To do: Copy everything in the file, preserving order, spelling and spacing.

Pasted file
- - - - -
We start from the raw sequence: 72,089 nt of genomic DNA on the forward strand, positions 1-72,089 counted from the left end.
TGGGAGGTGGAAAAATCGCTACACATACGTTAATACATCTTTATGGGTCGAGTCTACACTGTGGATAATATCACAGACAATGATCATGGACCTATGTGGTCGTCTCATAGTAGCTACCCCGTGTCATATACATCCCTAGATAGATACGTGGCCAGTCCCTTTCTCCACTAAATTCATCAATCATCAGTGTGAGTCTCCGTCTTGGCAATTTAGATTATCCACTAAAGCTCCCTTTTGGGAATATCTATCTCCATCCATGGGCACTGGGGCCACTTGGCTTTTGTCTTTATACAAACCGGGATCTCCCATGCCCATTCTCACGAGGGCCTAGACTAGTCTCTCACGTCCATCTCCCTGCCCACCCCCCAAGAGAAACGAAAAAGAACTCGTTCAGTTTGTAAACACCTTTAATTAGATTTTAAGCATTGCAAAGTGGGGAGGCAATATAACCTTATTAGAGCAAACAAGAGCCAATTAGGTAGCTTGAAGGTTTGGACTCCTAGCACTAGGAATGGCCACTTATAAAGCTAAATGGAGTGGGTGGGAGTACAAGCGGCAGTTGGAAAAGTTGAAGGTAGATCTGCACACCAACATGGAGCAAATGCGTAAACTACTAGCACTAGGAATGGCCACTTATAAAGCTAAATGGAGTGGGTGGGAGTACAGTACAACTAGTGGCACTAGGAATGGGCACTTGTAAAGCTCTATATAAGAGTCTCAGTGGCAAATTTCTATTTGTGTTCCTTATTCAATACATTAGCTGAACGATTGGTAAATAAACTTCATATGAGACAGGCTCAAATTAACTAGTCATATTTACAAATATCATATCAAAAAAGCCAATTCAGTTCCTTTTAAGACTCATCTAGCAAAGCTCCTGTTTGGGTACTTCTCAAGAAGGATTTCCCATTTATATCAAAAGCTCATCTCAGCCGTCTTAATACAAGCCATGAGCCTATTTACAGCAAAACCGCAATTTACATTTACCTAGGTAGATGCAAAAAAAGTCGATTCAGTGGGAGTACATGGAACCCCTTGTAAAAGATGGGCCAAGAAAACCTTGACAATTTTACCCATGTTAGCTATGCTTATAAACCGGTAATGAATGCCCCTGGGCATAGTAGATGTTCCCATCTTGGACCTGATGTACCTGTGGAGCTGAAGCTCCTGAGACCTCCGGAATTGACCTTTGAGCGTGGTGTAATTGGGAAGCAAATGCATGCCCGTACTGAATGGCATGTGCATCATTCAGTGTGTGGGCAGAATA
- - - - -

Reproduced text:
We start from the raw sequence: 72,089 nt of genomic DNA on the forward strand, positions 1-72,089 counted from the left end.
TGGGAGGTGGAAAAATCGCTACACATACGTTAATACATCTTTATGGGTCGAGTCTACACTGTGGATAATATCACAGACAATGATCATGGACCTATGTGGTCGTCTCATAGTAGCTACCCCGTGTCATATACATCCCTAGATAGATACGTGGCCAGTCCCTTTCTCCACTAAATTCATCAATCATCAGTGTGAGTCTCCGTCTTGGCAATTTAGATTATCCACTAAAGCTCCCTTTTGGGAATATCTATCTCCATCCATGGGCACTGGGGCCACTTGGCTTTTGTCTTTATACAAACCGGGATCTCCCATGCCCATTCTCACGAGGGCCTAGACTAGTCTCTCACGTCCATCTCCCTGCCCACCCCCCAAGAGAAACGAAAAAGAACTCGTTCAGTTTGTAAACACCTTTAATTAGATTTTAAGCATTGCAAAGTGGGGAGGCAATATAACCTTATTAGAGCAAACAAGAGCCAATTAGGTAGCTTGAAGGTTTGGACTCCTAGCACTAGGAATGGCCACTTATAAAGCTAAATGGAGTGGGTGGGAGTACAAGCGGCAGTTGGAAAAGTTGAAGGTAGATCTGCACACCAACATGGAGCAAATGCGTAAACTACTAGCACTAGGAATGGCCACTTATAAAGCTAAATGGAGTGGGTGGGAGTACAGTACAACTAGTGGCACTAGGAATGGGCACTTGTAAAGCTCTATATAAGAGTCTCAGTGGCAAATTTCTATTTGTGTTCCTTATTCAATACATTAGCTGAACGATTGGTAAATAAACTTCATATGAGACAGGCTCAAATTAACTAGTCATATTTACAAATATCATATCAAAAAAGCCAATTCAGTTCCTTTTAAGACTCATCTAGCAAAGCTCCTGTTTGGGTACTTCTCAAGAAGGATTTCCCATTTATATCAAAAGCTCATCTCAGCCGTCTTAATACAAGCCATGAGCCTATTTACAGCAAAACCGCAATTTACATTTACCTAGGTAGATGCAAAAAAAGTCGATTCAGTGGGAGTACATGGAACCCCTTGTAAAAGATGGGCCAAGAAAACCTTGACAATTTTACCCATGTTAGCTATGCTTATAAACCGGTAATGAATGCCCCTGGGCATAGTAGATGTTCCCATCTTGGACCTGATGTACCTGTGGAGCTGAAGCTCCTGAGACCTCCGGAATTGACCTTTGAGCGTGGTGTAATTGGGAAGCAAATGCATGCCCGTACTGAATGGCATGTGCATCATTCAGTGTGTGGGCAGAATA